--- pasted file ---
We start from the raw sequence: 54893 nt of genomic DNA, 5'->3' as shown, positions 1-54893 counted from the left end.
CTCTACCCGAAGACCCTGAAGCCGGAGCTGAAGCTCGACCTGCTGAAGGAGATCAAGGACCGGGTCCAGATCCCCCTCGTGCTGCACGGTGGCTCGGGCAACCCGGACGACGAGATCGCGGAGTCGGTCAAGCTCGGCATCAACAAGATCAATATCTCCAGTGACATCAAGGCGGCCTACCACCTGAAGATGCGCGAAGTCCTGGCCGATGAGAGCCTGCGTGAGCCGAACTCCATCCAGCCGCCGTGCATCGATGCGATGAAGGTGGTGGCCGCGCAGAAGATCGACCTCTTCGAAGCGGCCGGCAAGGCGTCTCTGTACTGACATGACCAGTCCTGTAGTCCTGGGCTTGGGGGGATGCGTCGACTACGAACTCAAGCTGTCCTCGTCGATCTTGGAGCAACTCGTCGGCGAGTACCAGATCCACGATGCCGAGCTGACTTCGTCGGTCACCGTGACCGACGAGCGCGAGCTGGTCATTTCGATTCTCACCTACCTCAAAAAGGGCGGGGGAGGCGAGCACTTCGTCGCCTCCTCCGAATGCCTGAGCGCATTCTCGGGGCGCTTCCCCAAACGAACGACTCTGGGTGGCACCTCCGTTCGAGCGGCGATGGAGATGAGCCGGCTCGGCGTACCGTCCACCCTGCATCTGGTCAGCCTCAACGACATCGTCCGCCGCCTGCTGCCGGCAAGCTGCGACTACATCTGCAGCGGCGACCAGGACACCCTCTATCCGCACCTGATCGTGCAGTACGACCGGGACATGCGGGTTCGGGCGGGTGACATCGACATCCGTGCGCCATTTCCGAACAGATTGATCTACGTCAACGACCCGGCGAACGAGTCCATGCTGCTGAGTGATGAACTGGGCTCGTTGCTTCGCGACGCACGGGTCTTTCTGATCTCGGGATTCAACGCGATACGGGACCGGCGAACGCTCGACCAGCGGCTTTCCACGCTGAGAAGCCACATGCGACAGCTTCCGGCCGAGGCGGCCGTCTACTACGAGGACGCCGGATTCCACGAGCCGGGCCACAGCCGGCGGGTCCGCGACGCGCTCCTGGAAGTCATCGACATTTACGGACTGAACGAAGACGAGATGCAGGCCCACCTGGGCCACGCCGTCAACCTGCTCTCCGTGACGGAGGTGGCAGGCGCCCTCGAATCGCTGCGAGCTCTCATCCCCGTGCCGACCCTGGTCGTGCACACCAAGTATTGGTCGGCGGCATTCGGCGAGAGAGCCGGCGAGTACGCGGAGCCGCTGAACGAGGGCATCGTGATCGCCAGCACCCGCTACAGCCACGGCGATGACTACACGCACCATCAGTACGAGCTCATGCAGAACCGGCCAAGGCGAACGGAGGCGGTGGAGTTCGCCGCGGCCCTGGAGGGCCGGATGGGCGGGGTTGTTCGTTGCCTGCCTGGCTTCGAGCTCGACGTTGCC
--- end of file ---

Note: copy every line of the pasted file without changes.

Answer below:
We start from the raw sequence: 54893 nt of genomic DNA, 5'->3' as shown, positions 1-54893 counted from the left end.
CTCTACCCGAAGACCCTGAAGCCGGAGCTGAAGCTCGACCTGCTGAAGGAGATCAAGGACCGGGTCCAGATCCCCCTCGTGCTGCACGGTGGCTCGGGCAACCCGGACGACGAGATCGCGGAGTCGGTCAAGCTCGGCATCAACAAGATCAATATCTCCAGTGACATCAAGGCGGCCTACCACCTGAAGATGCGCGAAGTCCTGGCCGATGAGAGCCTGCGTGAGCCGAACTCCATCCAGCCGCCGTGCATCGATGCGATGAAGGTGGTGGCCGCGCAGAAGATCGACCTCTTCGAAGCGGCCGGCAAGGCGTCTCTGTACTGACATGACCAGTCCTGTAGTCCTGGGCTTGGGGGGATGCGTCGACTACGAACTCAAGCTGTCCTCGTCGATCTTGGAGCAACTCGTCGGCGAGTACCAGATCCACGATGCCGAGCTGACTTCGTCGGTCACCGTGACCGACGAGCGCGAGCTGGTCATTTCGATTCTCACCTACCTCAAAAAGGGCGGGGGAGGCGAGCACTTCGTCGCCTCCTCCGAATGCCTGAGCGCATTCTCGGGGCGCTTCCCCAAACGAACGACTCTGGGTGGCACCTCCGTTCGAGCGGCGATGGAGATGAGCCGGCTCGGCGTACCGTCCACCCTGCATCTGGTCAGCCTCAACGACATCGTCCGCCGCCTGCTGCCGGCAAGCTGCGACTACATCTGCAGCGGCGACCAGGACACCCTCTATCCGCACCTGATCGTGCAGTACGACCGGGACATGCGGGTTCGGGCGGGTGACATCGACATCCGTGCGCCATTTCCGAACAGATTGATCTACGTCAACGACCCGGCGAACGAGTCCATGCTGCTGAGTGATGAACTGGGCTCGTTGCTTCGCGACGCACGGGTCTTTCTGATCTCGGGATTCAACGCGATACGGGACCGGCGAACGCTCGACCAGCGGCTTTCCACGCTGAGAAGCCACATGCGACAGCTTCCGGCCGAGGCGGCCGTCTACTACGAGGACGCCGGATTCCACGAGCCGGGCCACAGCCGGCGGGTCCGCGACGCGCTCCTGGAAGTCATCGACATTTACGGACTGAACGAAGACGAGATGCAGGCCCACCTGGGCCACGCCGTCAACCTGCTCTCCGTGACGGAGGTGGCAGGCGCCCTCGAATCGCTGCGAGCTCTCATCCCCGTGCCGACCCTGGTCGTGCACACCAAGTATTGGTCGGCGGCATTCGGCGAGAGAGCCGGCGAGTACGCGGAGCCGCTGAACGAGGGCATCGTGATCGCCAGCACCCGCTACAGCCACGGCGATGACTACACGCACCATCAGTACGAGCTCATGCAGAACCGGCCAAGGCGAACGGAGGCGGTGGAGTTCGCCGCGGCCCTGGAGGGCCGGATGGGCGGGGTTGTTCGTTGCCTGCCTGGCTTCGAGCTCGACGTTGCC